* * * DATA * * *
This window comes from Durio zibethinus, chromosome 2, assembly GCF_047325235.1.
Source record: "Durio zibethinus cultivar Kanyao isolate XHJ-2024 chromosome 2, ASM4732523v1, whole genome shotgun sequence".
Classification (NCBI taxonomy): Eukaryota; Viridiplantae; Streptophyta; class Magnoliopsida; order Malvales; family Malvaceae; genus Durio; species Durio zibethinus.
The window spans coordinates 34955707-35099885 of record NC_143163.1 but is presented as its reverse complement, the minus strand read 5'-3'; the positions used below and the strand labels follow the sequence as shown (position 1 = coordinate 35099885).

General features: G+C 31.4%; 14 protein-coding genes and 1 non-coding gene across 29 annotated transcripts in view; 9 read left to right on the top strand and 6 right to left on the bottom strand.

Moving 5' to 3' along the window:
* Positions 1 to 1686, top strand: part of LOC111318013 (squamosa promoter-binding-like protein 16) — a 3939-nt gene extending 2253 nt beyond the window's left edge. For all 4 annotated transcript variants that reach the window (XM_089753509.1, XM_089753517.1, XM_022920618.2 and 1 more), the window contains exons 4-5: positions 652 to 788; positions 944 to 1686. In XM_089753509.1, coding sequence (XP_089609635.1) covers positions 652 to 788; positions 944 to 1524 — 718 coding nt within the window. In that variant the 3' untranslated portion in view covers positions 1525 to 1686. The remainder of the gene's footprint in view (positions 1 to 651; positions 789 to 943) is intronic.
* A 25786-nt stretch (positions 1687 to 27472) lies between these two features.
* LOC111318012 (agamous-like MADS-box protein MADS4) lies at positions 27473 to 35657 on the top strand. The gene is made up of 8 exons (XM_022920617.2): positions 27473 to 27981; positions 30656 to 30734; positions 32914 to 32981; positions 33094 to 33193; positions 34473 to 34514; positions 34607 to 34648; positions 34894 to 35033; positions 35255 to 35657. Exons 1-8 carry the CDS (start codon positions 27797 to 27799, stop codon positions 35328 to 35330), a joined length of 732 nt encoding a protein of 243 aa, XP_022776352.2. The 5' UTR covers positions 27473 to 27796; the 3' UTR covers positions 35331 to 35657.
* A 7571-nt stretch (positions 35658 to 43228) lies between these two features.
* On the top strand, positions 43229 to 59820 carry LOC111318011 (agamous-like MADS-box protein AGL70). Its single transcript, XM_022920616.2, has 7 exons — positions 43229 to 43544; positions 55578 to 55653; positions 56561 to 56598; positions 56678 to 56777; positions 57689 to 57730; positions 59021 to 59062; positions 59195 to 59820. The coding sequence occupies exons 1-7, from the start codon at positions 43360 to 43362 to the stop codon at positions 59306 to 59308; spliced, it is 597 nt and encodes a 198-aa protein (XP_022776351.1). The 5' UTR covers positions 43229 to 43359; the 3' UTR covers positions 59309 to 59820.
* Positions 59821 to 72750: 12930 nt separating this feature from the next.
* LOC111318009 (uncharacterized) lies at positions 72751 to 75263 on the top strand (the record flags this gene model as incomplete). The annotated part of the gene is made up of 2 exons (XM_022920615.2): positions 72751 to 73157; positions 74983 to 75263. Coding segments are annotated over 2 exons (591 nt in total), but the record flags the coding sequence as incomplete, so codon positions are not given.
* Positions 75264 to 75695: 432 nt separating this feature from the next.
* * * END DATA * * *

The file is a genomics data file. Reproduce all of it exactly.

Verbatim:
This window comes from Durio zibethinus, chromosome 2, assembly GCF_047325235.1.
Source record: "Durio zibethinus cultivar Kanyao isolate XHJ-2024 chromosome 2, ASM4732523v1, whole genome shotgun sequence".
Classification (NCBI taxonomy): Eukaryota; Viridiplantae; Streptophyta; class Magnoliopsida; order Malvales; family Malvaceae; genus Durio; species Durio zibethinus.
The window spans coordinates 34955707-35099885 of record NC_143163.1 but is presented as its reverse complement, the minus strand read 5'-3'; the positions used below and the strand labels follow the sequence as shown (position 1 = coordinate 35099885).

General features: G+C 31.4%; 14 protein-coding genes and 1 non-coding gene across 29 annotated transcripts in view; 9 read left to right on the top strand and 6 right to left on the bottom strand.

Moving 5' to 3' along the window:
* Positions 1 to 1686, top strand: part of LOC111318013 (squamosa promoter-binding-like protein 16) — a 3939-nt gene extending 2253 nt beyond the window's left edge. For all 4 annotated transcript variants that reach the window (XM_089753509.1, XM_089753517.1, XM_022920618.2 and 1 more), the window contains exons 4-5: positions 652 to 788; positions 944 to 1686. In XM_089753509.1, coding sequence (XP_089609635.1) covers positions 652 to 788; positions 944 to 1524 — 718 coding nt within the window. In that variant the 3' untranslated portion in view covers positions 1525 to 1686. The remainder of the gene's footprint in view (positions 1 to 651; positions 789 to 943) is intronic.
* A 25786-nt stretch (positions 1687 to 27472) lies between these two features.
* LOC111318012 (agamous-like MADS-box protein MADS4) lies at positions 27473 to 35657 on the top strand. The gene is made up of 8 exons (XM_022920617.2): positions 27473 to 27981; positions 30656 to 30734; positions 32914 to 32981; positions 33094 to 33193; positions 34473 to 34514; positions 34607 to 34648; positions 34894 to 35033; positions 35255 to 35657. Exons 1-8 carry the CDS (start codon positions 27797 to 27799, stop codon positions 35328 to 35330), a joined length of 732 nt encoding a protein of 243 aa, XP_022776352.2. The 5' UTR covers positions 27473 to 27796; the 3' UTR covers positions 35331 to 35657.
* A 7571-nt stretch (positions 35658 to 43228) lies between these two features.
* On the top strand, positions 43229 to 59820 carry LOC111318011 (agamous-like MADS-box protein AGL70). Its single transcript, XM_022920616.2, has 7 exons — positions 43229 to 43544; positions 55578 to 55653; positions 56561 to 56598; positions 56678 to 56777; positions 57689 to 57730; positions 59021 to 59062; positions 59195 to 59820. The coding sequence occupies exons 1-7, from the start codon at positions 43360 to 43362 to the stop codon at positions 59306 to 59308; spliced, it is 597 nt and encodes a 198-aa protein (XP_022776351.1). The 5' UTR covers positions 43229 to 43359; the 3' UTR covers positions 59309 to 59820.
* Positions 59821 to 72750: 12930 nt separating this feature from the next.
* LOC111318009 (uncharacterized) lies at positions 72751 to 75263 on the top strand (the record flags this gene model as incomplete). The annotated part of the gene is made up of 2 exons (XM_022920615.2): positions 72751 to 73157; positions 74983 to 75263. Coding segments are annotated over 2 exons (591 nt in total), but the record flags the coding sequence as incomplete, so codon positions are not given.
* Positions 75264 to 75695: 432 nt separating this feature from the next.